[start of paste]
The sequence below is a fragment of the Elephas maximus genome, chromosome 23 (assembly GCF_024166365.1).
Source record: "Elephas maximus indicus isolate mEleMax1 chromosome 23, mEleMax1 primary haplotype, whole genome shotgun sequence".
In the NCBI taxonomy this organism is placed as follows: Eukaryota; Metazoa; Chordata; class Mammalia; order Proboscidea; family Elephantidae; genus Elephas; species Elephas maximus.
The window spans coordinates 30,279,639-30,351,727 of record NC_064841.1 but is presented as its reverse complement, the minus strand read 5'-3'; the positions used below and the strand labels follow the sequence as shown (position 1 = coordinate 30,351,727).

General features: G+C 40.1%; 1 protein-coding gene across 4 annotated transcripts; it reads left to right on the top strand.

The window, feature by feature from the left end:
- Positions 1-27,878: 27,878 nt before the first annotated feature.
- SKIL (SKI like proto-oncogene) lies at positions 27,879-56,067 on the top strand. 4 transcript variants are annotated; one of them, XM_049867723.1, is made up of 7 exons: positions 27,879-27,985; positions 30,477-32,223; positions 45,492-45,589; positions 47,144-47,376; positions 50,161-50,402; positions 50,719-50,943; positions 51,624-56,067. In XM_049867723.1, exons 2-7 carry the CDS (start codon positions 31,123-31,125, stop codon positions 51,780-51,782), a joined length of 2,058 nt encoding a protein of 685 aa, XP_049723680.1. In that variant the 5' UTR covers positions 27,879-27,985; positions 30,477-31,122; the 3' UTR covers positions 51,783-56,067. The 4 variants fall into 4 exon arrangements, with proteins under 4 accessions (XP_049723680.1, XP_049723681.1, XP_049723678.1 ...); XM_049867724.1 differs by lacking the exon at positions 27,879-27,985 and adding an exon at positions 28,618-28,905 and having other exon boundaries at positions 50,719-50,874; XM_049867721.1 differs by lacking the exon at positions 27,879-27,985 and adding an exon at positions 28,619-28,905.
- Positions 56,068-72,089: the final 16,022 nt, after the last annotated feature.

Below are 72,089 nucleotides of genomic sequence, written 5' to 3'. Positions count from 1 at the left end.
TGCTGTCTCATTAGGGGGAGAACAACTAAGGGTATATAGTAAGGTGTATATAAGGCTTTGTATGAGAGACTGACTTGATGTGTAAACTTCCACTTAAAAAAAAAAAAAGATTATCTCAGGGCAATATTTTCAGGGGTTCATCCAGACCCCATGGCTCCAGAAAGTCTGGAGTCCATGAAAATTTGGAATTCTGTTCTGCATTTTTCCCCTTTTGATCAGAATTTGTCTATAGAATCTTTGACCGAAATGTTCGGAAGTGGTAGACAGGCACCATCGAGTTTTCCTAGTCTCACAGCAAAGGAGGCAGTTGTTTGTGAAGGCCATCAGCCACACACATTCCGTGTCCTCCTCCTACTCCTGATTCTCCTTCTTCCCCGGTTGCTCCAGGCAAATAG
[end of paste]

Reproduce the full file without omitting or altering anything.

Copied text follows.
The sequence below is a fragment of the Elephas maximus genome, chromosome 23 (assembly GCF_024166365.1).
Source record: "Elephas maximus indicus isolate mEleMax1 chromosome 23, mEleMax1 primary haplotype, whole genome shotgun sequence".
In the NCBI taxonomy this organism is placed as follows: Eukaryota; Metazoa; Chordata; class Mammalia; order Proboscidea; family Elephantidae; genus Elephas; species Elephas maximus.
The window spans coordinates 30,279,639-30,351,727 of record NC_064841.1 but is presented as its reverse complement, the minus strand read 5'-3'; the positions used below and the strand labels follow the sequence as shown (position 1 = coordinate 30,351,727).

General features: G+C 40.1%; 1 protein-coding gene across 4 annotated transcripts; it reads left to right on the top strand.

The window, feature by feature from the left end:
- Positions 1-27,878: 27,878 nt before the first annotated feature.
- SKIL (SKI like proto-oncogene) lies at positions 27,879-56,067 on the top strand. 4 transcript variants are annotated; one of them, XM_049867723.1, is made up of 7 exons: positions 27,879-27,985; positions 30,477-32,223; positions 45,492-45,589; positions 47,144-47,376; positions 50,161-50,402; positions 50,719-50,943; positions 51,624-56,067. In XM_049867723.1, exons 2-7 carry the CDS (start codon positions 31,123-31,125, stop codon positions 51,780-51,782), a joined length of 2,058 nt encoding a protein of 685 aa, XP_049723680.1. In that variant the 5' UTR covers positions 27,879-27,985; positions 30,477-31,122; the 3' UTR covers positions 51,783-56,067. The 4 variants fall into 4 exon arrangements, with proteins under 4 accessions (XP_049723680.1, XP_049723681.1, XP_049723678.1 ...); XM_049867724.1 differs by lacking the exon at positions 27,879-27,985 and adding an exon at positions 28,618-28,905 and having other exon boundaries at positions 50,719-50,874; XM_049867721.1 differs by lacking the exon at positions 27,879-27,985 and adding an exon at positions 28,619-28,905.
- Positions 56,068-72,089: the final 16,022 nt, after the last annotated feature.

Below are 72,089 nucleotides of genomic sequence, written 5' to 3'. Positions count from 1 at the left end.
TGCTGTCTCATTAGGGGGAGAACAACTAAGGGTATATAGTAAGGTGTATATAAGGCTTTGTATGAGAGACTGACTTGATGTGTAAACTTCCACTTAAAAAAAAAAAAAGATTATCTCAGGGCAATATTTTCAGGGGTTCATCCAGACCCCATGGCTCCAGAAAGTCTGGAGTCCATGAAAATTTGGAATTCTGTTCTGCATTTTTCCCCTTTTGATCAGAATTTGTCTATAGAATCTTTGACCGAAATGTTCGGAAGTGGTAGACAGGCACCATCGAGTTTTCCTAGTCTCACAGCAAAGGAGGCAGTTGTTTGTGAAGGCCATCAGCCACACACATTCCGTGTCCTCCTCCTACTCCTGATTCTCCTTCTTCCCCGGTTGCTCCAGGCAAATAG